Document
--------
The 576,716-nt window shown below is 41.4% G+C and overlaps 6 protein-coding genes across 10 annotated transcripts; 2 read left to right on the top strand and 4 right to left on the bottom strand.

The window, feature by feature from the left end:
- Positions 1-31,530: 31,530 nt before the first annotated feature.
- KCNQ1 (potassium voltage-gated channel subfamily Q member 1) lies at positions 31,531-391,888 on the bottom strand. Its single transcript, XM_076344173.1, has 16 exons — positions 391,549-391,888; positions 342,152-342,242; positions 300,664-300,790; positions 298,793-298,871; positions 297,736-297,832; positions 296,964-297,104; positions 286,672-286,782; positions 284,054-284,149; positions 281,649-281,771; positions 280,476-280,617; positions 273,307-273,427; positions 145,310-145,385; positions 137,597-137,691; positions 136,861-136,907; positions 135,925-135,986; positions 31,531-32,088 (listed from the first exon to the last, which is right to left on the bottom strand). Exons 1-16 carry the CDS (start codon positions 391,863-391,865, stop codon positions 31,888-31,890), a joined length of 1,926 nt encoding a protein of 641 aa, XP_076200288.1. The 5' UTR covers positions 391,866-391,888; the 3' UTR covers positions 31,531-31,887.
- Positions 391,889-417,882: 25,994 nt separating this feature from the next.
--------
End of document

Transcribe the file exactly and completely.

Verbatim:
The 576,716-nt window shown below is 41.4% G+C and overlaps 6 protein-coding genes across 10 annotated transcripts; 2 read left to right on the top strand and 4 right to left on the bottom strand.

The window, feature by feature from the left end:
- Positions 1-31,530: 31,530 nt before the first annotated feature.
- KCNQ1 (potassium voltage-gated channel subfamily Q member 1) lies at positions 31,531-391,888 on the bottom strand. Its single transcript, XM_076344173.1, has 16 exons — positions 391,549-391,888; positions 342,152-342,242; positions 300,664-300,790; positions 298,793-298,871; positions 297,736-297,832; positions 296,964-297,104; positions 286,672-286,782; positions 284,054-284,149; positions 281,649-281,771; positions 280,476-280,617; positions 273,307-273,427; positions 145,310-145,385; positions 137,597-137,691; positions 136,861-136,907; positions 135,925-135,986; positions 31,531-32,088 (listed from the first exon to the last, which is right to left on the bottom strand). Exons 1-16 carry the CDS (start codon positions 391,863-391,865, stop codon positions 31,888-31,890), a joined length of 1,926 nt encoding a protein of 641 aa, XP_076200288.1. The 5' UTR covers positions 391,866-391,888; the 3' UTR covers positions 31,531-31,887.
- Positions 391,889-417,882: 25,994 nt separating this feature from the next.